• How and where will the business profits be taxed? and
  • If there is a successful exit for this start-up (a publicly traded company comes running with fistfuls of $100 bills) how and where will that be taxed?

The question of setting up a multi-national business in order to minimize taxation on business operations and net profit is exceedingly complex.  Spock and three-dimensional chess and all that stuff.

I’ll leave that alone, except to say that as soon as you have humans working inside the United States (in my correspondent’s example, he expects to have a US sales force), you have a sufficiently strong connection to the USA so that it can exert its taxing power over you.  Your best hope at that point is to limit how much of the overall worldwide business profit will be taxed in the United States.  You don’t want to be based in Country X, make sales to customers in Country Y, and have the USA tax your profits when no part of the business transaction touched the USA.

The question of cashing out ultimately becomes one of “who owns what?” and “what is being sold?”  If PublicCo buys out Start-up’s stock, that causes one type of result.  If PublicCo buys all of Start-up’s assets (all of the IP, for instance), that leads to a different type of result.  Again, three dimensional chess and all that stuff.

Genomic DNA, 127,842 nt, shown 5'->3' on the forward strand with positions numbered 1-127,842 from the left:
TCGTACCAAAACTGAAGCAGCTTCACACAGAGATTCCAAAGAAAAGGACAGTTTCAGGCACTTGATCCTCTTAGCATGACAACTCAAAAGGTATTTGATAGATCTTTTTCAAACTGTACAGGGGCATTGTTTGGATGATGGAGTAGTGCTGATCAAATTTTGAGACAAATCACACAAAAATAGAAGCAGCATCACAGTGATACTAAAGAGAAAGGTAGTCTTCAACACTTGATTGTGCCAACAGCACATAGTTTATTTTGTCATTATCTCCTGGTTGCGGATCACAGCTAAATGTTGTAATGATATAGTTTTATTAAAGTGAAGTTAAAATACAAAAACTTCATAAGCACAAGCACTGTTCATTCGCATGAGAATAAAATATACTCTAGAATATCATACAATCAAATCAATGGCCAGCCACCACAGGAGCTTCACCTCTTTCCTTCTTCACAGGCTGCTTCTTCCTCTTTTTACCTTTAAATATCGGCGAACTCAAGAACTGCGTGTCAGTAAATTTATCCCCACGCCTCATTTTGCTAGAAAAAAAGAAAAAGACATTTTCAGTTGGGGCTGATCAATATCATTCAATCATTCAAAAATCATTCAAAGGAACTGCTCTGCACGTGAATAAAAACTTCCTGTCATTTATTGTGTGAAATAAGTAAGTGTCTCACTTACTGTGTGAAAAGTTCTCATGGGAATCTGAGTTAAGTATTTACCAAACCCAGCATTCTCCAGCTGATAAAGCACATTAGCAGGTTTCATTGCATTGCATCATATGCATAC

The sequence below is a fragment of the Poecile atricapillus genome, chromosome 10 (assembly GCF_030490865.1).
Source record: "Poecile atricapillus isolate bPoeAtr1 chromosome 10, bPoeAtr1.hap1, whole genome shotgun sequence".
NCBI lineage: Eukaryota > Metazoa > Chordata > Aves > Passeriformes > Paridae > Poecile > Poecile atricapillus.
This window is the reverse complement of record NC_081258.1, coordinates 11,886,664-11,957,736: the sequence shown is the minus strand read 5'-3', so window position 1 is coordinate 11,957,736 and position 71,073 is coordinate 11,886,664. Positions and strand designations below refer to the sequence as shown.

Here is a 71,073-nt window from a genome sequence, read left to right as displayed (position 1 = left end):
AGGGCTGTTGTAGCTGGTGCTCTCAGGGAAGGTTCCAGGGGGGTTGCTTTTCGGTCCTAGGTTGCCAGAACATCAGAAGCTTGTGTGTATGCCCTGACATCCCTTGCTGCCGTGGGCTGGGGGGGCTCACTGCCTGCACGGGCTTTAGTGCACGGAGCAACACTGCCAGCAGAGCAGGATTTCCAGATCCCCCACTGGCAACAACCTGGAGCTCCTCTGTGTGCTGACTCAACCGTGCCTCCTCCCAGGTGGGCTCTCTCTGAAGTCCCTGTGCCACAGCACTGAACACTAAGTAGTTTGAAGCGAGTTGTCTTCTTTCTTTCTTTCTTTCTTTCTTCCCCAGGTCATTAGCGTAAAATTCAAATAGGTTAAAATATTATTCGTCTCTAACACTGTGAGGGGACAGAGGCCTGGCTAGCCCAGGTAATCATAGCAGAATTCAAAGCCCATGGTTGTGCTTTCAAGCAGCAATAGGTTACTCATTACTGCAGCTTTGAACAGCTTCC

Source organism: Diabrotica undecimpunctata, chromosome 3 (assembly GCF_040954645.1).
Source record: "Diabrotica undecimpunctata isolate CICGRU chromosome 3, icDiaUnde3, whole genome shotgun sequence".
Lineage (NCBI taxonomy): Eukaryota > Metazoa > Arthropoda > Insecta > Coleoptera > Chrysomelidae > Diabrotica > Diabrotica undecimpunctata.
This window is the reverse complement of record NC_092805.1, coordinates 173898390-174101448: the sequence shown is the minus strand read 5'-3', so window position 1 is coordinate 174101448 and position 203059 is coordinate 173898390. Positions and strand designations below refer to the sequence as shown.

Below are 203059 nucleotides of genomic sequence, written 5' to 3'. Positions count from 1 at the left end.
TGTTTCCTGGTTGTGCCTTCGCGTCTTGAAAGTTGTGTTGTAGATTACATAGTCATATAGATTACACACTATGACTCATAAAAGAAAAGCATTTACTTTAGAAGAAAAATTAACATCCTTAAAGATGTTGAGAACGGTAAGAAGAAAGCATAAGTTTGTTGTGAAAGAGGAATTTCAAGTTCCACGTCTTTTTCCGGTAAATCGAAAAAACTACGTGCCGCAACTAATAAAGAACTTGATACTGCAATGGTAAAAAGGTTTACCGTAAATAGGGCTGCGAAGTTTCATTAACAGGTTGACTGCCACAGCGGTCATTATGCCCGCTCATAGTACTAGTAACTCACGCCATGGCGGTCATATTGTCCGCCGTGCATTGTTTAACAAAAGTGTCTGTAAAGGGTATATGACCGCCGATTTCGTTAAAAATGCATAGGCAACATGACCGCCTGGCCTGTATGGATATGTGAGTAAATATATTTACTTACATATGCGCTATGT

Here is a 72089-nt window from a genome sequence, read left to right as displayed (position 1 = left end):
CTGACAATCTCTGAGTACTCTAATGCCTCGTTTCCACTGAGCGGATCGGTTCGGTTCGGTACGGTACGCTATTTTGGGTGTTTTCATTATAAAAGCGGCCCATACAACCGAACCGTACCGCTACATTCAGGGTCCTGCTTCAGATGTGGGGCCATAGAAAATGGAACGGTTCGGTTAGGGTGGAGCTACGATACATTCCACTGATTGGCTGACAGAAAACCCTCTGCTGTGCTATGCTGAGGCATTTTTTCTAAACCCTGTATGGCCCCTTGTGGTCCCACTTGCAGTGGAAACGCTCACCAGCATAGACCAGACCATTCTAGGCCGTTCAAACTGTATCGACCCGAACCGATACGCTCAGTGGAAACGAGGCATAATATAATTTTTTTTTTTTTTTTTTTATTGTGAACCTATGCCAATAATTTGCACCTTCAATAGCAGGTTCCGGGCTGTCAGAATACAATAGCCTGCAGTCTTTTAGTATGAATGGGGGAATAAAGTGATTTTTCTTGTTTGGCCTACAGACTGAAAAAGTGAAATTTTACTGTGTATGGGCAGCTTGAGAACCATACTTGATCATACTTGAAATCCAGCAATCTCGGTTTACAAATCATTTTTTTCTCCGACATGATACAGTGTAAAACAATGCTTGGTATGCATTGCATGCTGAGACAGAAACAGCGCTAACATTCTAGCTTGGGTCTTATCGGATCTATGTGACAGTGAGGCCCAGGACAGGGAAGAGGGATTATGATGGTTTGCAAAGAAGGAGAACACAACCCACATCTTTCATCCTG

However, on the “cashing out” question there is a default starting point for me.  If my correspondent paid me money to work on this I would start on the assumption that all of the IP that is developed should be owned from inception by a non-U.S. company.  To the extent that the IP is exploited in the USA, it will be done by a limited license granted by the non-U.S. company.  I would then find reasons to deviate from that starting assumption.

The reasons for this are best left to some other blog post.  But as a general idea:  IP that is owned by a U.S. person (corporation or human) and transferred to a foreign person (corporation or human) will generally be treated as a sale, even if it is not a sale.  There is a toll charge to get ownership of IP out of the United States.  There is no equivalent toll charge for IP transferred from a foreign owner to a U.S. owner.

In other words, for companies that own IP, the United States is a roach motel.  You can come in, but you can’t get out, without a giant tax cost.

Toll charge on IP

I’ll give you an example.  I worked on a deal for an online company that started from nothing and built a big, profitable company.  They decided to restructure and reincorporate outside the United States for various and good business reasons.

At that point one of the assets of the company was the domain name.  (Duh).  The domain name would go–along with all of the other assets of the California corporation–to the new foreign corporation.  Same shareholders as before, same business operations, same engineers sitting in the same place doing the same stuff.  When we were going to do this deal the domain name appraised at a value of $6,000,000.

The transfer of the domain name from the California corporation to the foreign corporation would have been treated as a sale.  The difference between what you pay for a domain name ($10) and what you sell it for ($6,000,000) is taxable income.

Hilarity ensued.

American Business Abroad